Effect of Horticultural Therapy on Preventing the Decline of Mental Abilities of Patients with Alzheimer’s Type Dementia
Sonia J. D’Andrea, HTR, MSEd, CTRS, Mitchell Batavia, PhD, PT and Nicole Sasson, MD

The purpose of this study was to determine if horticultural therapy would delay cognitive deterioration among individuals with Alzheimer’s disease living in an urban nursing home. Of 40 randomly selected individuals with Alzheimer’s disease, 20 were randomly selected to attend horticultural therapy sessions twice weekly for 12 weeks and 20 served as a control group. Thirty-eight participants completed the study. At the end of 12 weeks, the horticultural therapy group had an overall higher functional level than the control group (t(36)= 5.7, p < .0005). Horticultural therapy may thus be a useful alternative therapy for individuals with Alzheimer’s disease.

The Psychosocial Benefits of Exposure to Natural Settings in Long-term Care: An Evaluation of the
Wellness Garden Program at Glacier Hills Retirement Community

Suzanne Perry Slavens, MS, MPH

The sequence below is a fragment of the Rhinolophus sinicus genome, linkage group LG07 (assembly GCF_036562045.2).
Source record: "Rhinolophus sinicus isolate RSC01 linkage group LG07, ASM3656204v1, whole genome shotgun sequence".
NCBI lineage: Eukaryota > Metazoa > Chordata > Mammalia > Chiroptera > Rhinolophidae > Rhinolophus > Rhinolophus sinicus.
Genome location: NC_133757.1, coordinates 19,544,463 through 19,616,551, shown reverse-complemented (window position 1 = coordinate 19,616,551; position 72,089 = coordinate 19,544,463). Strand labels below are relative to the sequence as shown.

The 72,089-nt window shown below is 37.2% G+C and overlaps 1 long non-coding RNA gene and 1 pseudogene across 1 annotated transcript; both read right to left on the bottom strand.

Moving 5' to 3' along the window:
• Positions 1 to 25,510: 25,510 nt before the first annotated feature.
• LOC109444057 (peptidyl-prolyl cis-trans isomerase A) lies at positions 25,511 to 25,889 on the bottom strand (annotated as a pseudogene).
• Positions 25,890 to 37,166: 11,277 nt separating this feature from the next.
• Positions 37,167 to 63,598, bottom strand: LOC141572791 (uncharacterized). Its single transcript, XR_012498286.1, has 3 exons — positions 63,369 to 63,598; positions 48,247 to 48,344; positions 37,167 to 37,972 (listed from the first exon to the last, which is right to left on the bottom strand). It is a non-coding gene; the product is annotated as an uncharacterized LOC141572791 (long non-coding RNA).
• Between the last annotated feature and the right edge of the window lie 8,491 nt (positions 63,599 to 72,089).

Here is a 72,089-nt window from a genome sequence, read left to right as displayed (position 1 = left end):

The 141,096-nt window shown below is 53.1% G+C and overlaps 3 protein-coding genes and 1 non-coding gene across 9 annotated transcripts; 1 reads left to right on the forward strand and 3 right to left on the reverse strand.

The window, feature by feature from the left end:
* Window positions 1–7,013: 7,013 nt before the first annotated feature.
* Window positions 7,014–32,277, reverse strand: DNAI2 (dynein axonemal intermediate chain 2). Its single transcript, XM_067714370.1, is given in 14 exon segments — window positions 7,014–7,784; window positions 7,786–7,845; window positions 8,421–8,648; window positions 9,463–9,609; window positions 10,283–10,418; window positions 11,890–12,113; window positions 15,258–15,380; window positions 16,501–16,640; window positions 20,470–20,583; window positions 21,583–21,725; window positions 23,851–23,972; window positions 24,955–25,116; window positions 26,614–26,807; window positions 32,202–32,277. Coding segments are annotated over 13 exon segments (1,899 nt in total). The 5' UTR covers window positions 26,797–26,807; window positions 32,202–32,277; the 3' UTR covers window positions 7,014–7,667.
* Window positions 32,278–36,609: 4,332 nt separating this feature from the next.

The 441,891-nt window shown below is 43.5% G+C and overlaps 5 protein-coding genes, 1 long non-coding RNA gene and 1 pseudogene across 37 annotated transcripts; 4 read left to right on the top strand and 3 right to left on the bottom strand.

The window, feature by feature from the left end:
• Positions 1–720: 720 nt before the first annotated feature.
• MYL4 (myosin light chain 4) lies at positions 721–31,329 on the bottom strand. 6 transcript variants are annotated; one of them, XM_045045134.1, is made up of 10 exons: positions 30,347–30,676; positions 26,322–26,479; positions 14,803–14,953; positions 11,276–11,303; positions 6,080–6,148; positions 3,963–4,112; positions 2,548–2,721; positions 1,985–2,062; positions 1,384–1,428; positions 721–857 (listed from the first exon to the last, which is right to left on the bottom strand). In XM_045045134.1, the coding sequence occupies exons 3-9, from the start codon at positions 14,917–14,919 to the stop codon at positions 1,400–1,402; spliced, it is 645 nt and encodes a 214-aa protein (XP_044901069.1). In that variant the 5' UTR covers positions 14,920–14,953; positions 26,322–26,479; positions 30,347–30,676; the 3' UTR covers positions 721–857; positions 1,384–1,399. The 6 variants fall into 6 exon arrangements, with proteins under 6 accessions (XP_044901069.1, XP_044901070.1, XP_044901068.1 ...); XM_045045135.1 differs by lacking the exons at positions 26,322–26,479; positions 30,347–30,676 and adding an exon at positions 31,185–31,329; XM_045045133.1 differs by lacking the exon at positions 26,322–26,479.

The Wellness Garden Program at Glacier Hills Retirement Community promotes the health and well-being of older adults by providing residents with the opportunity to take part in meaningful activities in a natural setting. Through participation in activities such as gardening, natural history lessons, walking groups, and intergenerational activities, residents of Glacier Hills maintain and extend their cognitive and physical abilities, develop social networks, and find emotional and spiritual solace. Qualitative interviews revealed that residents felt time spent in the Wellness Garden was indeed linked to maintaining and improving their personal health and well-being. Residents stated that the Wellness Garden provided them with invigoration, fresh air, beauty, a place to be with family, a chance to forget about illness, opportunities to learn new things, spiritual inspiration, and hope. This informal study points to the important role the environment plays in promoting human well-being. Further formalized research is needed to determine the health outcomes associated with exposure to specific landscapes in long-term care settings.